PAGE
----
Respondent 35

Marc Rosen

b. What are the remaining gaps in the subject area covered by this chapter?
Excessive reliance on labels, strong propensity for states and school districts to warehouse.

Respondent 38

Audrey Smerbeck

b. What are the remaining gaps in the subject area covered by this chapter?
Why do parents seek dangerous and/or unproven biomedical interventions? What can other service providers (e.g., teacher, pediatrician) do to aid the parent in improving decision-making?

Respondent 39

Ann-Mari Pierotti
American Speech-Language-Hearing Association

b. What are the remaining gaps in the subject area covered by this chapter?
We appreciate the inclusion of the following new objective pertaining to personnel training and development. New Objective A Evaluate new and existing pre-service and in-service training to increase skill levels in service providers, including direct support workers, parents and legal guardians, education staff, and public service workers to benefit the spectrum of people with ASD and promote interdisciplinary practice by 2015. IACC recommended budget: $8,000,000 over five years. There is a need for research in the area of surveillance of qualified professionals providing services to determine the background, training, and credentials of individuals providing treatment to those with ASD and to determine the nature of the services that are currently being provided. What services are being delivered and by whom? There is a need for research that investigates the common practices in screening, assessment, and treatment and how those practices are affected by state and local interpretation of federal guidelines. Intervention research is not yet available to predict which specific intervention approaches or strategies work best with which individuals with ASD. No one approach is equally effective for all individuals with ASD, and not all individuals in outcome studies have benefited to the same degree. Larger group-design treatment studies are needed to identify characteristics of individuals with ASD that predict response to treatment. For clinicians to determine whether an individual is benefiting from a particular treatment program or strategy, measurement of that individual's progress using systematic methods, such as in single-subject research design, is also recommended. It also will be important to support the development of sensitive outcome measures that can be used for both single-subject and larger group designs. Research should be prioritized that characterizes current ASD diagnostic and service utilization patterns in community settings, examine the relationship between the likelihood of diagnosis and the services available for individuals with ASD, and that also evaluates the effectiveness of these services and intervention outcomes. The development of outcome measures and means of monitoring progress longitudinally should also be considered a high priority. ASHA believes that these priorities are necessary to accomplish in order to address the goal of determining the efficacy and effectiveness of various approaches to treatment and are therefore foundational to other research initiatives.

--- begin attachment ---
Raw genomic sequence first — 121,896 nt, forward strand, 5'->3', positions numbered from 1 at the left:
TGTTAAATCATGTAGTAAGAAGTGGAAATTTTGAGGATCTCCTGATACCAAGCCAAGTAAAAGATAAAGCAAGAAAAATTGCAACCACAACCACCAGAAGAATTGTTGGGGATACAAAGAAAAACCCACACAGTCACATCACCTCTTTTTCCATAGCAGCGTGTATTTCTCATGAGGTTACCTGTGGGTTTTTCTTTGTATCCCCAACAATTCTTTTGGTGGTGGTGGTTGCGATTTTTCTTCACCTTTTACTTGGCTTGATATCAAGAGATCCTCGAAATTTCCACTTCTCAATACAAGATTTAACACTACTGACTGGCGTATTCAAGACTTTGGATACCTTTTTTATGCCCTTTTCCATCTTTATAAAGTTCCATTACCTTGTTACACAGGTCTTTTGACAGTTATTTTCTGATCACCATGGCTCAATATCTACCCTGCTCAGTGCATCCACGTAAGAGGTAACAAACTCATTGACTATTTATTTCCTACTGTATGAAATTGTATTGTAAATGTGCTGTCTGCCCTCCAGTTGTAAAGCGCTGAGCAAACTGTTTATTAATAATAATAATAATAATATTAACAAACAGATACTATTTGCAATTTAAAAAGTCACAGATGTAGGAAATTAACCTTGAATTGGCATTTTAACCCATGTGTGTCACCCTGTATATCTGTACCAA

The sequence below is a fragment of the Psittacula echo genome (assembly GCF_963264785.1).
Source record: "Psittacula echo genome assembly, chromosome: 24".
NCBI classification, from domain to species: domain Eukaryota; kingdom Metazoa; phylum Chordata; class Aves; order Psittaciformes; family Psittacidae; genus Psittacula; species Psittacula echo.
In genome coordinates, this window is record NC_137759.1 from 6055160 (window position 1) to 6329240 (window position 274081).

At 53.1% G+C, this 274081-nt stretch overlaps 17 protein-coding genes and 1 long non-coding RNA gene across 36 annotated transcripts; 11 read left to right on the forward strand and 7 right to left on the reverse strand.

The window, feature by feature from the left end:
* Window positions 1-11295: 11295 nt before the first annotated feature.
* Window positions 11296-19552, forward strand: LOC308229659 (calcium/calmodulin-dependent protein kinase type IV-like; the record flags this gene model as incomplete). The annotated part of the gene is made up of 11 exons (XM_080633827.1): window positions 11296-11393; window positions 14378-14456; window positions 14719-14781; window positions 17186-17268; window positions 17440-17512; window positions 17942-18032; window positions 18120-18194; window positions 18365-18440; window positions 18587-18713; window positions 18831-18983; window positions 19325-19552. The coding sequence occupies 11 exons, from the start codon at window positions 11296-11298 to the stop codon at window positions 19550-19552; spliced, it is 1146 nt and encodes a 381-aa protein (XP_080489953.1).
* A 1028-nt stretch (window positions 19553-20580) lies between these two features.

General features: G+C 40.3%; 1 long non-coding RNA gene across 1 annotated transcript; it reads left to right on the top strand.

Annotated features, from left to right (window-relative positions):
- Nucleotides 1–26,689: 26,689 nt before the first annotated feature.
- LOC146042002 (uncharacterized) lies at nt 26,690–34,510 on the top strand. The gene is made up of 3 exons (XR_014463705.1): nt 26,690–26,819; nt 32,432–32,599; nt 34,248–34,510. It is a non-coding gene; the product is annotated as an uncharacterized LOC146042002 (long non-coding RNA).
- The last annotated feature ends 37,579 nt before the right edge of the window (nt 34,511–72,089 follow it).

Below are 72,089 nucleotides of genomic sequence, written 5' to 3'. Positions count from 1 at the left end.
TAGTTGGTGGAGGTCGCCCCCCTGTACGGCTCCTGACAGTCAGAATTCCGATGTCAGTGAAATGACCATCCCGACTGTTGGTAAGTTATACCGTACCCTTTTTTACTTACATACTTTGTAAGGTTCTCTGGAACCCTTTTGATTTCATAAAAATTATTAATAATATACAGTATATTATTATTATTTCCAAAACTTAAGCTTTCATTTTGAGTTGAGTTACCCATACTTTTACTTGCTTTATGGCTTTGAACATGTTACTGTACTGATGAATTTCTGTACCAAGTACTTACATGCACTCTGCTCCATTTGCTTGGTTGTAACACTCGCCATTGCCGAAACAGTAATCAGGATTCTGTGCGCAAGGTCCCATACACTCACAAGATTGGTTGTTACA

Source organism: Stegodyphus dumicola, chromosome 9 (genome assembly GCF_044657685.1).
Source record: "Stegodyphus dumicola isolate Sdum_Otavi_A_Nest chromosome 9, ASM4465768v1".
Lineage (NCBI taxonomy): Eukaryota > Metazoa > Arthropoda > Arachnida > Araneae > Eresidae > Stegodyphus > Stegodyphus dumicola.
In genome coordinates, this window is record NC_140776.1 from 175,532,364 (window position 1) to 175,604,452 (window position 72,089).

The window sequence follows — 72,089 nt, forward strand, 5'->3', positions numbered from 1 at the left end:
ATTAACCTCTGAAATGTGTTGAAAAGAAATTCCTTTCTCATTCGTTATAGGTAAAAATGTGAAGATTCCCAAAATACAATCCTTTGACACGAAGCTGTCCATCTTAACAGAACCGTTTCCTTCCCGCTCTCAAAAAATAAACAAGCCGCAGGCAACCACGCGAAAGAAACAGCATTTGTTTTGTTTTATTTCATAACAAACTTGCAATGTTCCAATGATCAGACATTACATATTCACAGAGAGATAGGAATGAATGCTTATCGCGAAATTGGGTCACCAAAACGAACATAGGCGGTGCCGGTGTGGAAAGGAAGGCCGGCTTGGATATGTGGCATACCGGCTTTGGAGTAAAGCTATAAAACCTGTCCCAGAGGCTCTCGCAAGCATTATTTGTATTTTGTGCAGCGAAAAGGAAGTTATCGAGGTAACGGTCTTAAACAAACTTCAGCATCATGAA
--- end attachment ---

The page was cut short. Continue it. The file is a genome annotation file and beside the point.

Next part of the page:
Respondent 42

Peter Bell
Autism Speaks

b. What are the remaining gaps in the subject area covered by this chapter?